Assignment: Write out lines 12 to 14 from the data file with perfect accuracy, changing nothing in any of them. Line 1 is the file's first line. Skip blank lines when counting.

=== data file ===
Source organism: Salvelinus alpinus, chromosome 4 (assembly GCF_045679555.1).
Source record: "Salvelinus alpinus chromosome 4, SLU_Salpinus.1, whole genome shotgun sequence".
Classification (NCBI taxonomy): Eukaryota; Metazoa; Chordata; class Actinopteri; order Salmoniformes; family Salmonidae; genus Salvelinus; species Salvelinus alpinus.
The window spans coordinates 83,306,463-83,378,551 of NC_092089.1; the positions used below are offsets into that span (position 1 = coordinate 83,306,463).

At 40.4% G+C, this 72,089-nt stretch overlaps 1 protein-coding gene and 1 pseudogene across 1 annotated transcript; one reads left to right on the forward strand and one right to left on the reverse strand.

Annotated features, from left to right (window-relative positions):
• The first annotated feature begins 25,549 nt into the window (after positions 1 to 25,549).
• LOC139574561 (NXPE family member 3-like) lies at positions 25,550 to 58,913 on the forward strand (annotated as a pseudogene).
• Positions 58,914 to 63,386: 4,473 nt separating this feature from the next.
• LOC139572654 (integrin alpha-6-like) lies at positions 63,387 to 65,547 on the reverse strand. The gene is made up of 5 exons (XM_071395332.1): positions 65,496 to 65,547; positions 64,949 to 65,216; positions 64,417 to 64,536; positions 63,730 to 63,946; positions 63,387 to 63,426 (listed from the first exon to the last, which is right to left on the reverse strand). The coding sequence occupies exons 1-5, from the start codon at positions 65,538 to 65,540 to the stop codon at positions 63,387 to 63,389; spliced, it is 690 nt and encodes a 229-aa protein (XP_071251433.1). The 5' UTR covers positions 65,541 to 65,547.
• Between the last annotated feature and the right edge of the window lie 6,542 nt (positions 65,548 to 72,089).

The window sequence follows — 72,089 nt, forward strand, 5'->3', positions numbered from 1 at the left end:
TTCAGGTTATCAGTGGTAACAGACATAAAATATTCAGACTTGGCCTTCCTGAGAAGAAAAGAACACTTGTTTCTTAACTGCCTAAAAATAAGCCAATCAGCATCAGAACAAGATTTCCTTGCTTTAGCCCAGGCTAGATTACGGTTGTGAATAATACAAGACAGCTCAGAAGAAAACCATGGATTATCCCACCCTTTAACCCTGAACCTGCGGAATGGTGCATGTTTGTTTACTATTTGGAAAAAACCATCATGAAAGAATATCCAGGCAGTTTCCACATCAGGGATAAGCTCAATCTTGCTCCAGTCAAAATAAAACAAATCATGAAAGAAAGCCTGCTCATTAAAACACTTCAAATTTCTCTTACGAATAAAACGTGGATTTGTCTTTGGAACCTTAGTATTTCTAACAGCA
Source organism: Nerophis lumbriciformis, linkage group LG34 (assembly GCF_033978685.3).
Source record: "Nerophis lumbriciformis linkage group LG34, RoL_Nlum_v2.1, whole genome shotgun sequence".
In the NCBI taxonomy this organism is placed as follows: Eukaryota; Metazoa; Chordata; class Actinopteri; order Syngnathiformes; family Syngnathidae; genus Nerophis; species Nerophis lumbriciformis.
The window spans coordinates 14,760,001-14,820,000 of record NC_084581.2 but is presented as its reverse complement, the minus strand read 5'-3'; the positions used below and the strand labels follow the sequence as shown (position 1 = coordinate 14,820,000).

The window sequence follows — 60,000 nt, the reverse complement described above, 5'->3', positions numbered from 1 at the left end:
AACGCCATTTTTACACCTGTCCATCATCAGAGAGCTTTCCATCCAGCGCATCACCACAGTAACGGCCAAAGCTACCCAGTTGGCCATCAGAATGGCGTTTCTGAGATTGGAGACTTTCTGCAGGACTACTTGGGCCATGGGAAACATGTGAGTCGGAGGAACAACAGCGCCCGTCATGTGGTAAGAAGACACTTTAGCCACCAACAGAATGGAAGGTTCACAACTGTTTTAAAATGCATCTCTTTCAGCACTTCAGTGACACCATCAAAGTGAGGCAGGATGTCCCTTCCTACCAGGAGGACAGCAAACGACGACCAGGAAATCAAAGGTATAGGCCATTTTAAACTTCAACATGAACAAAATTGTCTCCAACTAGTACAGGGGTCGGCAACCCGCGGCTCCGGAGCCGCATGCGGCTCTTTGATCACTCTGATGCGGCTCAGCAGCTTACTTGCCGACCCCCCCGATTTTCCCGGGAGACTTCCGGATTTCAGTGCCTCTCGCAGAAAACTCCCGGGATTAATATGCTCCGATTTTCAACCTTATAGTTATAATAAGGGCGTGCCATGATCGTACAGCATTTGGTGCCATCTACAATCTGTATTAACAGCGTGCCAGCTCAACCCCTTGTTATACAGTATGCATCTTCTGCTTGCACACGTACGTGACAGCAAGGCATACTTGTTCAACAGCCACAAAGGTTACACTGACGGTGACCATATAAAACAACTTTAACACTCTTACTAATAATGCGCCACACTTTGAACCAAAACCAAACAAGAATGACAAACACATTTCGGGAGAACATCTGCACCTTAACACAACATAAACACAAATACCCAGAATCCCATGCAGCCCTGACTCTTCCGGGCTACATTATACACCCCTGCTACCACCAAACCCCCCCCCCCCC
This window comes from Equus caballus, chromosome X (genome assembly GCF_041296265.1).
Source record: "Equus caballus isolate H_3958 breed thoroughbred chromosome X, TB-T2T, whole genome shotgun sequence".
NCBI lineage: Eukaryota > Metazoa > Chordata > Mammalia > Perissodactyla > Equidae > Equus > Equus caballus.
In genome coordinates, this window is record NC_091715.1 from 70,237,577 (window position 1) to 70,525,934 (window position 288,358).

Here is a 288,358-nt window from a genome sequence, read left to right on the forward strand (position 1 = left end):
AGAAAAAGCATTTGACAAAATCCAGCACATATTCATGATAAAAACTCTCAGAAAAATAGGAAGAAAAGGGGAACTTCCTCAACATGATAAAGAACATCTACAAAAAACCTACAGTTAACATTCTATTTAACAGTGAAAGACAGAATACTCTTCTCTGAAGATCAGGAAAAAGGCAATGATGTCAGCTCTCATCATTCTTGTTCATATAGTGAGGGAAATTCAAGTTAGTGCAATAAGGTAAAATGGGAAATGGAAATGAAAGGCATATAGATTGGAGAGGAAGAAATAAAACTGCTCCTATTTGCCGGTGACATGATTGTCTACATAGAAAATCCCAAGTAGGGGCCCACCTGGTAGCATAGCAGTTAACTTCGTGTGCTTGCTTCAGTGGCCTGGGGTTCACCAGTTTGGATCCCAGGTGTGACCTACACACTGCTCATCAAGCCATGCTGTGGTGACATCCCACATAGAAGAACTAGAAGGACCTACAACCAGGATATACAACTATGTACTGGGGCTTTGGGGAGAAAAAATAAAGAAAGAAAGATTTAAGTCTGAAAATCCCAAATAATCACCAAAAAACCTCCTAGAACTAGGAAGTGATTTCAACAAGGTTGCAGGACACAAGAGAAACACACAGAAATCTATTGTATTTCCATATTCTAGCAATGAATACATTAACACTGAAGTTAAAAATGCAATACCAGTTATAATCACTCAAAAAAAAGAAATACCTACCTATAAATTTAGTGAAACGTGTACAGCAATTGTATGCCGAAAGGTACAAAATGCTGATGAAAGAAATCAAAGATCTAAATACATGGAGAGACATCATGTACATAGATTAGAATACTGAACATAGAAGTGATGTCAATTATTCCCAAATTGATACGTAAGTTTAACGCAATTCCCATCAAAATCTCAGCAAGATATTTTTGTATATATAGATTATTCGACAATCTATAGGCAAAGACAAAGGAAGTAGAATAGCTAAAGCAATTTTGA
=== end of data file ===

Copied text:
The window sequence follows — 72,089 nt, forward strand, 5'->3', positions numbered from 1 at the left end:
TTCAGGTTATCAGTGGTAACAGACATAAAATATTCAGACTTGGCCTTCCTGAGAAGAAAAGAACACTTGTTTCTTAACTGCCTAAAAATAAGCCAATCAGCATCAGAACAAGATTTCCTTGCTTTAGCCCAGGCTAGATTACGGTTGTGAATAATACAAGACAGCTCAGAAGAAAACCATGGATTATCCCACCCTTTAACCCTGAACCTGCGGAATGGTGCATGTTTGTTTACTATTTGGAAAAAACCATCATGAAAGAATATCCAGGCAGTTTCCACATCAGGGATAAGCTCAATCTTGCTCCAGTCAAAATAAAACAAATCATGAAAGAAAGCCTGCTCATTAAAACACTTCAAATTTCTCTTACGAATAAAACGTGGATTTGTCTTTGGAACCTTAGTATTTCTAACAGCA
Source organism: Nerophis lumbriciformis, linkage group LG34 (assembly GCF_033978685.3).